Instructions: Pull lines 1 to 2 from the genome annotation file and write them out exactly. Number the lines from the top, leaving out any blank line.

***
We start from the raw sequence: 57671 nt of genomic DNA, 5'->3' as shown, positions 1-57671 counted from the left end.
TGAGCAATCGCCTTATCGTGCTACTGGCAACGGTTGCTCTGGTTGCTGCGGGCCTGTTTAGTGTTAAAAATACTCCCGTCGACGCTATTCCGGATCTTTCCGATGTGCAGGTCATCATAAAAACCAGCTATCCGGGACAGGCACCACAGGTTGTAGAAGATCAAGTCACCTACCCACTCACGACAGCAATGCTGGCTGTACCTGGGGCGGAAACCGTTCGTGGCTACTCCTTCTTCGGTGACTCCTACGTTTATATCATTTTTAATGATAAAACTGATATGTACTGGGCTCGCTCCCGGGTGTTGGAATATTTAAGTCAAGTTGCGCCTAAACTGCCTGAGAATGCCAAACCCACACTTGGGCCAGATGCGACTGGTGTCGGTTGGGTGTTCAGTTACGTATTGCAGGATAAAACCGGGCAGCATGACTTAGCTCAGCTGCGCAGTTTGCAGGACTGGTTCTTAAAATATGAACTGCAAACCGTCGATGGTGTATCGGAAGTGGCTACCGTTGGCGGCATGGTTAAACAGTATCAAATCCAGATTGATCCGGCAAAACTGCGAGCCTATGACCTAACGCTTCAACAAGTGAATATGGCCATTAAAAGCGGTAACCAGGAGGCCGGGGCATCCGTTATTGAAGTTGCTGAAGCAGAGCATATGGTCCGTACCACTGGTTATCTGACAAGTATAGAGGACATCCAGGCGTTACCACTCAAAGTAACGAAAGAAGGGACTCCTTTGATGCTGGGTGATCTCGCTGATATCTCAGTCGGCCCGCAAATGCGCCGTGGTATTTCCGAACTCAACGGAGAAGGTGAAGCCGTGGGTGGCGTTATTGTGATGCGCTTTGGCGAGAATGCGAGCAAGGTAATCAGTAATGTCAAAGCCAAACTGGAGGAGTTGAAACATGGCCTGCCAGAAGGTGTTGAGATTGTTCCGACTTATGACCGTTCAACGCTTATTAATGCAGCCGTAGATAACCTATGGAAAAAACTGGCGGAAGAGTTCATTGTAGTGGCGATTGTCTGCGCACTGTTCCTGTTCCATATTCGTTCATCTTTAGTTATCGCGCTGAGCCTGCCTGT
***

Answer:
We start from the raw sequence: 57671 nt of genomic DNA, 5'->3' as shown, positions 1-57671 counted from the left end.
TGAGCAATCGCCTTATCGTGCTACTGGCAACGGTTGCTCTGGTTGCTGCGGGCCTGTTTAGTGTTAAAAATACTCCCGTCGACGCTATTCCGGATCTTTCCGATGTGCAGGTCATCATAAAAACCAGCTATCCGGGACAGGCACCACAGGTTGTAGAAGATCAAGTCACCTACCCACTCACGACAGCAATGCTGGCTGTACCTGGGGCGGAAACCGTTCGTGGCTACTCCTTCTTCGGTGACTCCTACGTTTATATCATTTTTAATGATAAAACTGATATGTACTGGGCTCGCTCCCGGGTGTTGGAATATTTAAGTCAAGTTGCGCCTAAACTGCCTGAGAATGCCAAACCCACACTTGGGCCAGATGCGACTGGTGTCGGTTGGGTGTTCAGTTACGTATTGCAGGATAAAACCGGGCAGCATGACTTAGCTCAGCTGCGCAGTTTGCAGGACTGGTTCTTAAAATATGAACTGCAAACCGTCGATGGTGTATCGGAAGTGGCTACCGTTGGCGGCATGGTTAAACAGTATCAAATCCAGATTGATCCGGCAAAACTGCGAGCCTATGACCTAACGCTTCAACAAGTGAATATGGCCATTAAAAGCGGTAACCAGGAGGCCGGGGCATCCGTTATTGAAGTTGCTGAAGCAGAGCATATGGTCCGTACCACTGGTTATCTGACAAGTATAGAGGACATCCAGGCGTTACCACTCAAAGTAACGAAAGAAGGGACTCCTTTGATGCTGGGTGATCTCGCTGATATCTCAGTCGGCCCGCAAATGCGCCGTGGTATTTCCGAACTCAACGGAGAAGGTGAAGCCGTGGGTGGCGTTATTGTGATGCGCTTTGGCGAGAATGCGAGCAAGGTAATCAGTAATGTCAAAGCCAAACTGGAGGAGTTGAAACATGGCCTGCCAGAAGGTGTTGAGATTGTTCCGACTTATGACCGTTCAACGCTTATTAATGCAGCCGTAGATAACCTATGGAAAAAACTGGCGGAAGAGTTCATTGTAGTGGCGATTGTCTGCGCACTGTTCCTGTTCCATATTCGTTCATCTTTAGTTATCGCGCTGAGCCTGCCTGT